Professor Ingo Kowarik – Tackling the Urban Biodiversity Crisis

Aug 15, 2018Earth & Environmental Sciences

The planet’s human population is becoming increasingly urbanised. This has led to reduced biodiversity in cities, which has brought all sorts of problems with it – from limited species variety to declining bee populations and decreasing opportunities for urban people to experience nature. Professor Ingo Kowarik and his team at the Technical University of Berlin are investigating ways to prevent such a crisis from continuing, and are encouraging conservation policies to embrace biodiversity within urban environments.

The world’s population is growing at an unprecedented rate. There’s no escaping that. In fact, only two centuries ago there were less than one billion humans living on Earth. Today there are more than seven billion. Of this seven billion people, more than 54% live in cities – a figure that was just 33% in 1960.

This large city-dwelling proportion of the global population is expected to climb further, due to the belief that cities are places where better standards of living can be found. Such accelerating urbanisation is one major driver behind the ‘biodiversity crisis’ – the loss of species across all ecosystems globally. But what exactly is meant by this? And why does a lack of biodiversity across urban areas represent a crisis?

Houston, We Have a Problem

To put it in simpler terms, imagine you were asked to draw an image of the Earth. Which two colour pens would you predominantly use? Blue for oceans and green for areas of land, right? Well, throw the impact of a growing human population into the mix and herein lies the biodiversity issue. It turns out you might not be needing that green pen as much as you think.

Cities across the world are becoming overpopulated, which leads to an increased need for urban growth. More people means an increased requirement for jobs and accommodation, which means more land taken up by skyscrapers, housing and transport networks. However, this loss of land and ‘greenspace’ from cities has an overarching effect on urban biodiversity – the plants and animals that exist within urban environments.

‘Understanding how biodiversity develops under novel urban conditions, and how plants can survive in urban environments, are both key questions to ask.’

This loss of greenspace also means that an increasing number of people have no access to nature in cities, which is expected to change people’s attitudes towards nature and reduce their willingness to conserve biodiversity, both inside and outside cities. In essence, the more our population continues to grow, the more our world’s biodiversity will continue to suffer.

Tackling this issue is therefore a major global concern – one that Professor Ingo Kowarik and his team at the Technical University of Berlin are working to address. ‘Understanding how biodiversity develops under novel urban conditions, and how plants can survive in urban environments, are both key questions to ask,’ he says. ‘Accelerating urban growth is a major threat to biodiversity.’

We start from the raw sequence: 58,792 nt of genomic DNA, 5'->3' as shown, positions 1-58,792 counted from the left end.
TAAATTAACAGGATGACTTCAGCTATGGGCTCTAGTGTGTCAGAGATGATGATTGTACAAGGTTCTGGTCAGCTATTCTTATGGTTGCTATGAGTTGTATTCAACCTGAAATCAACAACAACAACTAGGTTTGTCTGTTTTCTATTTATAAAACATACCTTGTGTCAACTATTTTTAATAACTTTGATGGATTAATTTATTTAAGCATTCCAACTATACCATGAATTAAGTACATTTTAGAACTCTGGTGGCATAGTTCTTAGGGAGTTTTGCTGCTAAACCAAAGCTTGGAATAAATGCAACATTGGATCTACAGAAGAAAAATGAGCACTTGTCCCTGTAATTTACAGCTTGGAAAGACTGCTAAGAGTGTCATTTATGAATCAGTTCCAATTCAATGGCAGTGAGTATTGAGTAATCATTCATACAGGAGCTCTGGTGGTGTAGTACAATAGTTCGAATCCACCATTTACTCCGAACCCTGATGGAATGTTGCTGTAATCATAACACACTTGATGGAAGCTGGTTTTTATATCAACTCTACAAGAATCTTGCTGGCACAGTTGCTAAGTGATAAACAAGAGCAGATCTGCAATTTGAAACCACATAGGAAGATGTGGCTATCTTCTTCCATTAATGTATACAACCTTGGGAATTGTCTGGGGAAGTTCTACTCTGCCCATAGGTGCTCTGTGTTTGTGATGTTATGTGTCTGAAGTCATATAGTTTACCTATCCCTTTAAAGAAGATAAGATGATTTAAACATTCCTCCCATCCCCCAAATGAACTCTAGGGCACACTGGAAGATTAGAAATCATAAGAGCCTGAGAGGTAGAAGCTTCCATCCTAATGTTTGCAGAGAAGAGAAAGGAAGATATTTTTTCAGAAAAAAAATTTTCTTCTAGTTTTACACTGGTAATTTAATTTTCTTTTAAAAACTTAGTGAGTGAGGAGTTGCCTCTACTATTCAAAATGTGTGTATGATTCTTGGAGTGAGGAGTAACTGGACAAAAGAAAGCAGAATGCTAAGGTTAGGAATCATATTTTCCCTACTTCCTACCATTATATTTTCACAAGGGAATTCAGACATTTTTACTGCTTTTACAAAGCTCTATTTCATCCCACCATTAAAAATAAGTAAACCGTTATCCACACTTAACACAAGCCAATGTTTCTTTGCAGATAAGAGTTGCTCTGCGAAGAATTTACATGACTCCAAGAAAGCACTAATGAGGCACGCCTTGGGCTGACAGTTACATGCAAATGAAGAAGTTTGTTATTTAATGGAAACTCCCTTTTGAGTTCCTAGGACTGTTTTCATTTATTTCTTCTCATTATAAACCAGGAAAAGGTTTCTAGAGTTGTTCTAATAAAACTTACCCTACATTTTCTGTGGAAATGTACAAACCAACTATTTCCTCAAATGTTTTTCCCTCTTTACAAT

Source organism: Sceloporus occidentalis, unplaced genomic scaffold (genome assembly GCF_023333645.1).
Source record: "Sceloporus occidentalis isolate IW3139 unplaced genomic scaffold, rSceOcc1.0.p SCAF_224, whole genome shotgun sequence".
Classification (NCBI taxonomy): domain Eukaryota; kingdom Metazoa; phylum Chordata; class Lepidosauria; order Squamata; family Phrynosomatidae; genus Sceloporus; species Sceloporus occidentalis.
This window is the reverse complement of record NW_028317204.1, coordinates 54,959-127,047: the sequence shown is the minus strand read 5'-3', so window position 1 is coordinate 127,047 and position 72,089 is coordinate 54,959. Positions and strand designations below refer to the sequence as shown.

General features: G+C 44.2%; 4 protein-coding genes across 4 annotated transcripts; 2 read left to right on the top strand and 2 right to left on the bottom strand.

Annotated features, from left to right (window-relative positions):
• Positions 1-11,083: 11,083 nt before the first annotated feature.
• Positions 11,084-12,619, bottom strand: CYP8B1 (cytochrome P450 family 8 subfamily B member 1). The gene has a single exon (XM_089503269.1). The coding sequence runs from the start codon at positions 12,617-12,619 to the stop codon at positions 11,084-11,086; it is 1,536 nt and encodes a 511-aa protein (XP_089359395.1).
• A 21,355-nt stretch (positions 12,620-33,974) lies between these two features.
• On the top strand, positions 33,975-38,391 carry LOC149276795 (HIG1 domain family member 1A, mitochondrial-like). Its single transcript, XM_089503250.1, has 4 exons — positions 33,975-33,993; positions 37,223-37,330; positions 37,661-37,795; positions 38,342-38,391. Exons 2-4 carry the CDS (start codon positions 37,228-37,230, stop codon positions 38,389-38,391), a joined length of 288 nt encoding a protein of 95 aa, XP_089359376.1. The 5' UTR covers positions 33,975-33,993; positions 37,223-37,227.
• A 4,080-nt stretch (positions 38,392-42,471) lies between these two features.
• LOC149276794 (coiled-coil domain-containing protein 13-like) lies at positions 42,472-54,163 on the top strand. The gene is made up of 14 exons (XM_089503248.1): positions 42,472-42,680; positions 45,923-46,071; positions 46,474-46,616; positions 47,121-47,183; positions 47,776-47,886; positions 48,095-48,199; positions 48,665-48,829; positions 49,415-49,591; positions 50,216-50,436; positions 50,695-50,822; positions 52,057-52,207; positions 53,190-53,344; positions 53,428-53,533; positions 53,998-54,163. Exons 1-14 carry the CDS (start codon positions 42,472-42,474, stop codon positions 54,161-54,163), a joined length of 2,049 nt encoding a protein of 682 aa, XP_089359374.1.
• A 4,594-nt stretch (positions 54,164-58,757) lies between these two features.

Asking the Expert

Ingo Kowarik has worked as a Professor of Ecosystem Science and Plant Ecology at the Technical University of Berlin for almost twenty years. However, his dedication to tackling the biodiversity crisis spans over a much longer time period, having first studied a Diploma in Landscape Planning back in 1981.

Professor Kowarik has largely focused on investigating biodiversity patterns and their underlying mechanisms in a changing world, particularly centring on cities and ‘biological invasions’. ‘Biological invasions relate to the introduction and spread of animals and plants outside their native range and the associated consequences,’ he explains. His research team ultimately aims to design, develop and implement approaches that can be effectively utilised to integrate biodiversity into urban environments. So, what has their research found over the years?

Biodiversity & Urbanisation

Back in 2011, Professor Kowarik published a paper reviewing the ways in which biodiversity was affected by urbanisation, discussing the potential consequences of using different approaches to conservation. This study found that a ‘paradigm shift’ was needed, arguing for conservation approaches to consider the benefits of plants and animals across all urban habitats for humans, thus highlighting the social benefits of urban biodiversity.

It also advocated for a ‘differentiated valuation of risks and opportunities for alien species’, which, in simpler terms, means that working with urban nature needs to embrace both native species (plants and animals common to that area) and non-native species (those originally from different areas).

Analysing this biodiversity impact on social perspectives has been of major interest to Professor Kowarik and his colleagues throughout the years. During a study published in early 2017, they investigated the way in which we as humans interact with environments and ecosystems. In essence, the team wanted to determine whether city-dwellers simply visited their local park for a picnic, or if they were actually interested in the nature they were surrounded by.

The researchers found that it was the latter, and that people use the surrounding biodiversity to eat, decorate themselves with, or simply enjoy the experience of immersing themselves in it. In fact, visitors were twice as likely to interact with the biodiversity in a park than they were to go jogging there. Gender and cultural diversity played a major role in this human-biodiversity interaction. Women, for example, were much more likely than men to interact with the surrounding biodiversity.

Analysing Social Perspectives

Research published in 2018 by Professor Kowarik and his colleagues looked further into this area, in a study called the European Green Surge Project. This was the first pan-European study of its type, and focused on investigating how urban-based people with different sociocultural backgrounds valued plant species richness across a range of urban greenspaces (areas of land partly or completely covered with grass, trees, shrubs, or other vegetation).